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Picanha: A Bacchanal for Hungry Meat Lovers

At this Brazilian all-you-can-eat restaurant, the charcoal-grilled selections just keep on coming.

October 05, 2000|LINDA BURUM | SPECIAL TO THE TIMES

A sword-like skewer plunges into the center of your table; on it, there's a leg of lamb about the size of a watermelon. "Rare, medium or well?" asks the waiter dressed like a gaucho, enthusiastically slicing into it. A few minutes later another waiter comes by, bearing a pork loin dusted with Parmesan. Then comes another with some Argentine chorizo.

And still more gauchos follow, laden with tri tip, bacon-wrapped chicken breast, baby back ribs, filet mignon and finally the house specialty, picanha (pick-AHN-ya), a strip of top sirloin, spit-roasted--like all meats at Picanha Brazilian Grill & Bar--over an open fire of mesquite charcoal.

Situated in the heart of Burbank's newish entertainment zone near Media City Center, Picanha may be the Southland's most stylish Brazilian-style barbecue (churrascaria). Its high-ceilinged dining room, all in saturated shades of ochre and indigo, pulsates with carioca music. Tall, heavy-framed windows open onto the neighborhood's coursing street life. Live Brazilian music plays after 9 p.m. Fridays and Saturdays, and the sleek bar stays open until midnight on weekdays, 2 a.m. on weekends.

The waiters roaming the dining room look like sexy Marlboro Men in their gaucho pantaloons, tucked into heavy leather boots and cinched with wide, brass-studded belts. Rodizio--this sort of prix-fixe all-you-can-eat gaucho bacchanal--comes from the great cattle-raising estancias of southern Brazil. It has caught on like wildfire throughout that country.

Many German immigrants came to the pampas region, bringing their love of beer. This detail is not lost on Picanha's owners. They offer half a dozen draft brews, including the cloudy and appropriately rugged Widmer Brothers unfiltered Hefeweizen.

But they've also California-ized their churrasco slightly, restricting the customary panorama of cuts (which includes many organ meats, even chicken hearts) to familiar ones. And I've never seen the spicy sauce molho campanha here either, though perhaps I missed it. On the buffet, they do offer a big bowl of farofa: ground, toasted cassava meal that soaks up meat juices and bean sauce.

Picanha procures fine quality meats, subtly enhancing them either with rock salt or well-balanced marinades that don't overwhelm the meat's flavor. Some cuts, like the pork loin, may be leaner than many South Americans prefer. Very occasionally a piece will suffer from overcooking.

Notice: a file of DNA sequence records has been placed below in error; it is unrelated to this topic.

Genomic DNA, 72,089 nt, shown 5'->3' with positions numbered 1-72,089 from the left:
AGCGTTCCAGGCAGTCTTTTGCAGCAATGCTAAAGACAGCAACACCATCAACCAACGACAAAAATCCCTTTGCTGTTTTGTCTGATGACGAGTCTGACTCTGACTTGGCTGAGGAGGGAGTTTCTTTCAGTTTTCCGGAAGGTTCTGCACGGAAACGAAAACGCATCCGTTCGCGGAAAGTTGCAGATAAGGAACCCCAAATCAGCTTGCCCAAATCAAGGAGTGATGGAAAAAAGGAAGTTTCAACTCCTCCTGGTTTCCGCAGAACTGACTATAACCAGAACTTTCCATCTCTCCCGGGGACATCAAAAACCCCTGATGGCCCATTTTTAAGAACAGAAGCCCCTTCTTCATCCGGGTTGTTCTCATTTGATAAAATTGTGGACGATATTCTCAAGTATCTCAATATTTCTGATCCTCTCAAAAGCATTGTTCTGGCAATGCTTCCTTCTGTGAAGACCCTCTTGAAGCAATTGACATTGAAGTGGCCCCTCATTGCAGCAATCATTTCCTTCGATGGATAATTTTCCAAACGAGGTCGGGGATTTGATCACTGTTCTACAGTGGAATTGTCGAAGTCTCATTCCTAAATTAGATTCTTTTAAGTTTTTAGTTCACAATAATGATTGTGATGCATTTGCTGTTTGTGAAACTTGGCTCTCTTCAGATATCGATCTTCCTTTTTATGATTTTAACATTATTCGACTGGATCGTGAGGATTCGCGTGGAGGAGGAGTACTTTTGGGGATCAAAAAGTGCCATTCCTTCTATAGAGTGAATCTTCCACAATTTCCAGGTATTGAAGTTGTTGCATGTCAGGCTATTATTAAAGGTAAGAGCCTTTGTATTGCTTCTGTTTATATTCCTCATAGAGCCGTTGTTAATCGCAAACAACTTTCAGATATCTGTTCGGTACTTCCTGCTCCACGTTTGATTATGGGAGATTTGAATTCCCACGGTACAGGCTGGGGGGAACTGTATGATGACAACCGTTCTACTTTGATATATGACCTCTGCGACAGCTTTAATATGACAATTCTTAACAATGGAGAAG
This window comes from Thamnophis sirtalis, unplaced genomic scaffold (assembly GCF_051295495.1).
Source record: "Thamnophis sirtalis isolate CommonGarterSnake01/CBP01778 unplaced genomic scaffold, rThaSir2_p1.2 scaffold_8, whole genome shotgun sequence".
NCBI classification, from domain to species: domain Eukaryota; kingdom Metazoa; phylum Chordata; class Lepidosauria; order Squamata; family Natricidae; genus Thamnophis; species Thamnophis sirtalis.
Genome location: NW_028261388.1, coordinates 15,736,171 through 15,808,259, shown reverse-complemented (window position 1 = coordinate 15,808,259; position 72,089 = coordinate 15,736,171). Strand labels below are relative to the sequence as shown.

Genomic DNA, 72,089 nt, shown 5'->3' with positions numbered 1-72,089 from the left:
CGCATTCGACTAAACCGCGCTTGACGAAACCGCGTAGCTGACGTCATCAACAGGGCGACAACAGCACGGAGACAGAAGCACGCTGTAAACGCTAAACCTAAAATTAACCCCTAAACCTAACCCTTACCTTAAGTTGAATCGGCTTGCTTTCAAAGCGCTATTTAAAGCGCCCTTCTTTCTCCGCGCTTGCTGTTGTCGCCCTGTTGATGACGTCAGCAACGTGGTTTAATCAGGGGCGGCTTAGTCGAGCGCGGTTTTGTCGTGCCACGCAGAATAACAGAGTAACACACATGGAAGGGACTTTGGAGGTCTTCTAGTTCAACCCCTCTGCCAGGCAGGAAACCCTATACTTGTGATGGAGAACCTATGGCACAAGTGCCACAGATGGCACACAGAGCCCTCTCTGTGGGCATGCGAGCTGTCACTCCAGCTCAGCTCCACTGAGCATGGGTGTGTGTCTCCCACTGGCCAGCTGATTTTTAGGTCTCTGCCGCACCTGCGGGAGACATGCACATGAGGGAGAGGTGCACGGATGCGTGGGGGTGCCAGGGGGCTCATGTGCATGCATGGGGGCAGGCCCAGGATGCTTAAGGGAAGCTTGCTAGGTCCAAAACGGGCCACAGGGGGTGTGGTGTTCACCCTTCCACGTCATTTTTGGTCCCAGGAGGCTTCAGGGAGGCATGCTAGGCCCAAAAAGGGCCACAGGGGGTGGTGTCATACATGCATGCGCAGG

Churrascaria rule No. 1: Take dainty portions and pace yourself. It would be all too easy to fill up on Picanha's first-course salad buffet and devastatingly good pa~o de queijo, the chewy cheese rolls made with tapioca flour.

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The many salad choices vary, but usually you'll find beautiful plates of grilled vegetables, a heart of palm and tomato salad and fresh tabbouleh (there are a lot of Middle Eastern immigrants in Brazil) among other salads and more pedestrian vegetation. Vegetarians should also consult the side dishes on the hot buffet, which include creamy black beans, fluffy rice and grilled bananas. The buffet service by itself, without meat, goes for $7.95 at lunch and $13.95 at dinner.

The churrasco meats, served rapidly and in no particular order, start arriving every few minutes until you signal the gauchos to stop by turning the marker on your table red side up. The secret to a relaxing meal here is to keep your marker red while you're eating and turning it to green when you're truly ready for another serving.

Picanha's many amenities bring it close to a fine dining experience. The full bar mixes a fine caipirinha--a margarita-like cocktail made with lime juice and cachaca, a sort of Brazilian white lightning. There are well-selected, modestly priced wines from Argentina, Chile and California. Espresso drinks too.

Dessert seems beside the point after so much food, but a house-made passion fruit mousse has lots of fans. Should you want to linger for the weekend samba music in the bar area, several exotic, sweet drinks make an interesting ending to the meal. One, Trilha Amore, blends fruit juices, Absolut Kurrant and cream of coconut frothed with ice. Served soft-frozen, it's a sort of alcoholic tropical fantasy like nothing the gauchos ever knew.

BE THERE

Picanha Brazilian Grill & Bar, 269 E. Palm Ave., at 3rd Street, Burbank. (818) 972-2100. Open Monday to Saturday, 11:30 a.m. to 2:30 p.m. and 5 to 10 p.m.; Sunday, noon to 10 p.m. Full bar. Free parking under building. All major credit cards. Lunch for two, $26 to $38; dinner and Sunday brunch for two, $38 to $58.

What to Get: churrasco, salad bar, buffet, caipirinha.

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